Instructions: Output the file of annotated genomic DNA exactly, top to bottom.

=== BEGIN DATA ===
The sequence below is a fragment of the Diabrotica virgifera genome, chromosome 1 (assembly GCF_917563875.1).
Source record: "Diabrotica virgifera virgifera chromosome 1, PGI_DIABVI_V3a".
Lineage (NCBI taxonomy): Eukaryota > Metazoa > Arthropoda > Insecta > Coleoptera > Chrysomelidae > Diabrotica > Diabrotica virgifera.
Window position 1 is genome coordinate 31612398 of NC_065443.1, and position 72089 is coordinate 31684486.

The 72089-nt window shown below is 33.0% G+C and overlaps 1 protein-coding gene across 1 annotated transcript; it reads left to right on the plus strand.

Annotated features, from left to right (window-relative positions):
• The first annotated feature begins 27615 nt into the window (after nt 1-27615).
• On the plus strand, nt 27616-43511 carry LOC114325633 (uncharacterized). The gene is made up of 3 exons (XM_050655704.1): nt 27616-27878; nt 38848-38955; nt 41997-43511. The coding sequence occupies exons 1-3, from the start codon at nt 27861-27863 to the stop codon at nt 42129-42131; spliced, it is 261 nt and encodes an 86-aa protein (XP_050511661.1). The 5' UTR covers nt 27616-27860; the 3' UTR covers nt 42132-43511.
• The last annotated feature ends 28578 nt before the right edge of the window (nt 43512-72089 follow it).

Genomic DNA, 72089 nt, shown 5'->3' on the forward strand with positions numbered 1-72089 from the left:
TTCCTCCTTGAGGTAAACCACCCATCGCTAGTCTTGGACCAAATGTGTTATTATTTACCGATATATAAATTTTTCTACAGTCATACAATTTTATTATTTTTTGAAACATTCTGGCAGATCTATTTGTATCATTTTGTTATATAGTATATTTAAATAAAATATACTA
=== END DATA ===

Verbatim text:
The sequence below is a fragment of the Diabrotica virgifera genome, chromosome 1 (assembly GCF_917563875.1).
Source record: "Diabrotica virgifera virgifera chromosome 1, PGI_DIABVI_V3a".
Lineage (NCBI taxonomy): Eukaryota > Metazoa > Arthropoda > Insecta > Coleoptera > Chrysomelidae > Diabrotica > Diabrotica virgifera.
Window position 1 is genome coordinate 31612398 of NC_065443.1, and position 72089 is coordinate 31684486.

The 72089-nt window shown below is 33.0% G+C and overlaps 1 protein-coding gene across 1 annotated transcript; it reads left to right on the plus strand.

Annotated features, from left to right (window-relative positions):
• The first annotated feature begins 27615 nt into the window (after nt 1-27615).
• On the plus strand, nt 27616-43511 carry LOC114325633 (uncharacterized). The gene is made up of 3 exons (XM_050655704.1): nt 27616-27878; nt 38848-38955; nt 41997-43511. The coding sequence occupies exons 1-3, from the start codon at nt 27861-27863 to the stop codon at nt 42129-42131; spliced, it is 261 nt and encodes an 86-aa protein (XP_050511661.1). The 5' UTR covers nt 27616-27860; the 3' UTR covers nt 42132-43511.
• The last annotated feature ends 28578 nt before the right edge of the window (nt 43512-72089 follow it).

Genomic DNA, 72089 nt, shown 5'->3' on the forward strand with positions numbered 1-72089 from the left:
TTCCTCCTTGAGGTAAACCACCCATCGCTAGTCTTGGACCAAATGTGTTATTATTTACCGATATATAAATTTTTCTACAGTCATACAATTTTATTATTTTTTGAAACATTCTGGCAGATCTATTTGTATCATTTTGTTATATAGTATATTTAAATAAAATATACTA